You’ve planned your dream vacation. Your reservations are made. You’re packed and ready. You’ve even scheduled a dental checkup at our Paramus office to make sure you catch any potential problems, have finished any major work, and have an up-to-date chart.
But things don’t always go according to even the best of plans. So, what to do if you find you have a dental emergency while traveling? Dr. Dayna Cassandra and Dr. Erika Dean Donovan and our team have some recommendations for problems that might arise.
- Toothache—Rinse your mouth with warm water and use dental floss to remove any food particles. Never put aspirin directly on a tooth or gum tissue. If the pain persists, call a dentist.
- Cracked or broken tooth—Immediately rinse with warm water to clean the area and apply cold compresses to the face to minimize swelling. Get in touch with a dentist.
- If you lose a tooth—Keep the tooth moist at all times. Put the tooth back in the socket without touching the root if possible. If that is not an option, place the tooth between the cheek and gums or in milk. See a dentist as soon as possible.
Know where to get help if you need it! If you are traveling in the United States, the American Dental Association offers Find-a-Dentist, a website that can locate a member dentist closest to you. If you are traveling to another country, there are steps you can take to prepare for an emergency.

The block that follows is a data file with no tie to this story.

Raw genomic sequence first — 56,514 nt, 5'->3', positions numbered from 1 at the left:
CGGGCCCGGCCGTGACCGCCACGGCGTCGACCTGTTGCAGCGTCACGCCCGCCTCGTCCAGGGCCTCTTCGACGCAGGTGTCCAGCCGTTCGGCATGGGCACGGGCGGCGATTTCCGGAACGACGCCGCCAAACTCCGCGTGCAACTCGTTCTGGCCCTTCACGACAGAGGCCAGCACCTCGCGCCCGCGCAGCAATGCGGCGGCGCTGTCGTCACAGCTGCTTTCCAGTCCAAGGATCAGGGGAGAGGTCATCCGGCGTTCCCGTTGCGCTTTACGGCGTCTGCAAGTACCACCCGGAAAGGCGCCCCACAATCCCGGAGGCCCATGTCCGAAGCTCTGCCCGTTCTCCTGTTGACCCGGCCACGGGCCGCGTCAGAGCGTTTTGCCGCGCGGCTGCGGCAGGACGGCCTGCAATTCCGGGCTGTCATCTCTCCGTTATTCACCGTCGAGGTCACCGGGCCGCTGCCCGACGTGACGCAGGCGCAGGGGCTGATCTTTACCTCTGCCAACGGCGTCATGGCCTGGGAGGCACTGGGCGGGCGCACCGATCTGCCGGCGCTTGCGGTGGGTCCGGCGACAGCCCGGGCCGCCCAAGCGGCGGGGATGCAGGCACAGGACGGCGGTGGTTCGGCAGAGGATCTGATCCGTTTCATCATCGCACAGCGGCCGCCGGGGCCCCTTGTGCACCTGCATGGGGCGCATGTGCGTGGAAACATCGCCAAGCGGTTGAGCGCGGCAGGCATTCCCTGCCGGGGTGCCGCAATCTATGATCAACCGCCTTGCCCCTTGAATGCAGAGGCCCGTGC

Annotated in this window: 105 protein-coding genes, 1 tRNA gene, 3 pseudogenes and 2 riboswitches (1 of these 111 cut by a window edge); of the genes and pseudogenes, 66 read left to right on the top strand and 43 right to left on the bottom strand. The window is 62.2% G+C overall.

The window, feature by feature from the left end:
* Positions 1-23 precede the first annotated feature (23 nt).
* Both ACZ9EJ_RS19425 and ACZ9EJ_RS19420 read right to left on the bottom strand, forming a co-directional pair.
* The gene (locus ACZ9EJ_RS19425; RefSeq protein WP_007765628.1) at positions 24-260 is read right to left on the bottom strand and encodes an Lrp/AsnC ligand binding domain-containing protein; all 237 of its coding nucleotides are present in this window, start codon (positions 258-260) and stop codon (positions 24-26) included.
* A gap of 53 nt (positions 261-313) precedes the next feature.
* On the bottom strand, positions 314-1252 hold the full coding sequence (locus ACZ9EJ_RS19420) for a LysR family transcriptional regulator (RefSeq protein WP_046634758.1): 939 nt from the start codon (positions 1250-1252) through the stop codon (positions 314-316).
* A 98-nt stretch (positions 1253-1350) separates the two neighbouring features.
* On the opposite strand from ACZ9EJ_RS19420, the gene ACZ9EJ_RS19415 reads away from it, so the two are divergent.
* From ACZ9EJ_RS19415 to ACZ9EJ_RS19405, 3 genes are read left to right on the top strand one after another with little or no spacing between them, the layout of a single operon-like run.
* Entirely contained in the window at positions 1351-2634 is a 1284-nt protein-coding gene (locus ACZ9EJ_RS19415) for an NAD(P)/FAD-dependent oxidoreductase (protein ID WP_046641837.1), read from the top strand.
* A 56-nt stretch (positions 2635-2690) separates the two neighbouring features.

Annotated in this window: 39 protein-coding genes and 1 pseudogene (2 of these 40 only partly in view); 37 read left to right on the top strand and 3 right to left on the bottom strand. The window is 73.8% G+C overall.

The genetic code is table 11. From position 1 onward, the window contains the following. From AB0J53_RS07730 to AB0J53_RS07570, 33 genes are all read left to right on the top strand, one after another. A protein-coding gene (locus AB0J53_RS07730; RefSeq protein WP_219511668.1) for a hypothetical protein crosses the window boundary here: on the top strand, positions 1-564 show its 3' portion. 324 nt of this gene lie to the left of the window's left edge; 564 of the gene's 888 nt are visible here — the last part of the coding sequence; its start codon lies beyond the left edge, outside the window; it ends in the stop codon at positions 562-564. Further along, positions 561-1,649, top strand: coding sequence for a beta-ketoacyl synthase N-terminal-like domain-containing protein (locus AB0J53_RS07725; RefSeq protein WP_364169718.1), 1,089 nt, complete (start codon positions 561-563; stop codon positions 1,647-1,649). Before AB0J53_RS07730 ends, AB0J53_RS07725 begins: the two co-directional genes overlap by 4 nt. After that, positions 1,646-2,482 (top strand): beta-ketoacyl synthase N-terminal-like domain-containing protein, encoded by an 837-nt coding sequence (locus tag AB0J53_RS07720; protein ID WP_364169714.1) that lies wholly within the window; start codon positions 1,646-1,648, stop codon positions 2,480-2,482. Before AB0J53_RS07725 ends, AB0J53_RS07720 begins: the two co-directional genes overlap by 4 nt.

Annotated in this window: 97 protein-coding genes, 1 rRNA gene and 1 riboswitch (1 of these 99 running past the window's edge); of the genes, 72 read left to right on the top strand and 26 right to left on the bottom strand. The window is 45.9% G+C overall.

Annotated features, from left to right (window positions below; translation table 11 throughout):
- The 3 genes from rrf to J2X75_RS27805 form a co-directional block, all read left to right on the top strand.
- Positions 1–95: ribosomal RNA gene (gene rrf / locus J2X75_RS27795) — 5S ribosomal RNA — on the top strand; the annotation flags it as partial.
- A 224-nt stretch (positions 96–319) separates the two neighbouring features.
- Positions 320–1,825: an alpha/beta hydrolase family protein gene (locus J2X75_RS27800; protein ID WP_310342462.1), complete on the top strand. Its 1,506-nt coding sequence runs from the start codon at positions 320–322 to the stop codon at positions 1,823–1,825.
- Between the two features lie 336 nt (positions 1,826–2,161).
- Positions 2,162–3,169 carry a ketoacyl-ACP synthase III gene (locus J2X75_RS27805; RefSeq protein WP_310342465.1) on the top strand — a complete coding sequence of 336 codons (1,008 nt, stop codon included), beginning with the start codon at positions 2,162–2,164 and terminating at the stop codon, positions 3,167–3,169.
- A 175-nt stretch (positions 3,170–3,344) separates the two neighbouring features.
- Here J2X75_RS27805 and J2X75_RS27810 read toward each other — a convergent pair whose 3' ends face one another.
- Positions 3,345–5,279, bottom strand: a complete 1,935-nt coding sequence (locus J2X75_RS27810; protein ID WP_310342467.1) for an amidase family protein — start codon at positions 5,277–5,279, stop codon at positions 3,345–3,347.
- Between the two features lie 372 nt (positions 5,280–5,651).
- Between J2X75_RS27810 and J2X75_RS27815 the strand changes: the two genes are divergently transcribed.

- If you are out of the country and need to locate a dentist, your local embassy or consulate, your hotel concierge, or friends abroad can be a useful resource.
- Before you go, check your insurance to see if you are covered while traveling.
- If you have travel insurance, find out if it covers dental treatment and can provide information on qualified local dentists and translation help, if necessary.
- Good dental care is available in many areas internationally, but it is important to know what standards are present in the countries you plan to visit. The Organization for Safety and Asepsis Procedures offers a checklist for safe treatment in their “Traveler’s Guide to Safe Dental Care.”
If you have any questions, Dr. Dayna Cassandra and Dr. Erika Dean Donovan and our team are happy to do all we can to answer them. While it’s unlikely that problems will arise, we are always available if you need to contact our Paramus office. Bon voyage, and we look forward to hearing about your trip!